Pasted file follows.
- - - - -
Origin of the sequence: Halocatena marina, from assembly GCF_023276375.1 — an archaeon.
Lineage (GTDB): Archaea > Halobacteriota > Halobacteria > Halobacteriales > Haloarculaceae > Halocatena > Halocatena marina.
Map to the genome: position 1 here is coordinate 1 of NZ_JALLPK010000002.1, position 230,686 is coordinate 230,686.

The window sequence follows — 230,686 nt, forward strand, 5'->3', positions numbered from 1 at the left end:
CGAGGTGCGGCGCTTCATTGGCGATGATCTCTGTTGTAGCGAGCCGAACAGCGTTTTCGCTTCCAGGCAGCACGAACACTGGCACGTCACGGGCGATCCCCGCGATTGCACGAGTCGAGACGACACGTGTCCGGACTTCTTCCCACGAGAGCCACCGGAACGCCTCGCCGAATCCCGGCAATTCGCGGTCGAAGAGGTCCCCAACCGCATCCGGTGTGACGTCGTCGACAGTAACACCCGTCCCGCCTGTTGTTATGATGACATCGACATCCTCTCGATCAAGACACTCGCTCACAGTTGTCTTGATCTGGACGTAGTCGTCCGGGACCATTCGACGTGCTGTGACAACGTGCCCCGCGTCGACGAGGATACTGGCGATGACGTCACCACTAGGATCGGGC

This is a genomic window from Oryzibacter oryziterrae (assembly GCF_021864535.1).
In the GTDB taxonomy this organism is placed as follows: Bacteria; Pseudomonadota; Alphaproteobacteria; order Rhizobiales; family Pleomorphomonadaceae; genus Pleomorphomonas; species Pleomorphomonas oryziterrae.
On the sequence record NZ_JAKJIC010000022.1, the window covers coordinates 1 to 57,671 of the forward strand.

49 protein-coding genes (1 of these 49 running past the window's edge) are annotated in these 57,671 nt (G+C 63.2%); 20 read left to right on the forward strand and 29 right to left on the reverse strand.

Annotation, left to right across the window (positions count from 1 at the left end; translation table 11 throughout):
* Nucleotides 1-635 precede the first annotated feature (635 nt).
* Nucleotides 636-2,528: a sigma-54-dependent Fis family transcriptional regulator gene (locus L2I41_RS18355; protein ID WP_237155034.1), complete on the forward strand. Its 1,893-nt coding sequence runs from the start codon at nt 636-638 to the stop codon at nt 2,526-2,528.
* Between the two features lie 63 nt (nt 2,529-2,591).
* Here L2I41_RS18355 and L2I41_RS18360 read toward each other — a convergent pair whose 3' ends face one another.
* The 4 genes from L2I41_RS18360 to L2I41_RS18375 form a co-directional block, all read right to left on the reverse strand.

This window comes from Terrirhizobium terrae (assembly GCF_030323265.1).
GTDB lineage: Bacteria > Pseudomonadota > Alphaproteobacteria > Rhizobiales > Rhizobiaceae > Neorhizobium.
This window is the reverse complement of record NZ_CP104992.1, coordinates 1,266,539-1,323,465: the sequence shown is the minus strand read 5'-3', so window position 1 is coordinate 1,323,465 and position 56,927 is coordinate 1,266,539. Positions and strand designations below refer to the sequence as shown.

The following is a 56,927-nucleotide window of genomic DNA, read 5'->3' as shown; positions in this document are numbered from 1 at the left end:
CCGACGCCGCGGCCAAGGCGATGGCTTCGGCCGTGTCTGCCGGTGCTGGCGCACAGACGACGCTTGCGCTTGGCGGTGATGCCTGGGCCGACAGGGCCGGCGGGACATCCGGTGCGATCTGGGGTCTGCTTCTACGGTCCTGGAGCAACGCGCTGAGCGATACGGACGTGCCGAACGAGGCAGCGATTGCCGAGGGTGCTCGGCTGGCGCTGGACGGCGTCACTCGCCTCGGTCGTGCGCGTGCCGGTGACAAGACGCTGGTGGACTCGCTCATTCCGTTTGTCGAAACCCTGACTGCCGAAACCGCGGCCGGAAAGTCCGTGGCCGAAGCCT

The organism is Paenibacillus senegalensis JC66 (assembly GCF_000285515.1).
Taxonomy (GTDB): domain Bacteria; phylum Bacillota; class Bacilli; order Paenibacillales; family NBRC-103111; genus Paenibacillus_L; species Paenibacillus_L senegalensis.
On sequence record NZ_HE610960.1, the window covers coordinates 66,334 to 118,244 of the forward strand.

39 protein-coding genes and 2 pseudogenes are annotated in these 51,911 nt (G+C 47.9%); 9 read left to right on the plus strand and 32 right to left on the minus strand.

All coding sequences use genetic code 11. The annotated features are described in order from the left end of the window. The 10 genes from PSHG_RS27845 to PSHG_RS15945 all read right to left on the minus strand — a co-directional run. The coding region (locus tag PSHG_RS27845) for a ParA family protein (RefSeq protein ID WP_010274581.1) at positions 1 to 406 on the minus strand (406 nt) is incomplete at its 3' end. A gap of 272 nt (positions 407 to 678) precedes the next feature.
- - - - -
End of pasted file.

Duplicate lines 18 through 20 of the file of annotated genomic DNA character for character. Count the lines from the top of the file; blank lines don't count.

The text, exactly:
This window is the reverse complement of record NZ_CP104992.1, coordinates 1,266,539-1,323,465: the sequence shown is the minus strand read 5'-3', so window position 1 is coordinate 1,323,465 and position 56,927 is coordinate 1,266,539. Positions and strand designations below refer to the sequence as shown.

The following is a 56,927-nucleotide window of genomic DNA, read 5'->3' as shown; positions in this document are numbered from 1 at the left end:
CCGACGCCGCGGCCAAGGCGATGGCTTCGGCCGTGTCTGCCGGTGCTGGCGCACAGACGACGCTTGCGCTTGGCGGTGATGCCTGGGCCGACAGGGCCGGCGGGACATCCGGTGCGATCTGGGGTCTGCTTCTACGGTCCTGGAGCAACGCGCTGAGCGATACGGACGTGCCGAACGAGGCAGCGATTGCCGAGGGTGCTCGGCTGGCGCTGGACGGCGTCACTCGCCTCGGTCGTGCGCGTGCCGGTGACAAGACGCTGGTGGACTCGCTCATTCCGTTTGTCGAAACCCTGACTGCCGAAACCGCGGCCGGAAAGTCCGTGGCCGAAGCCT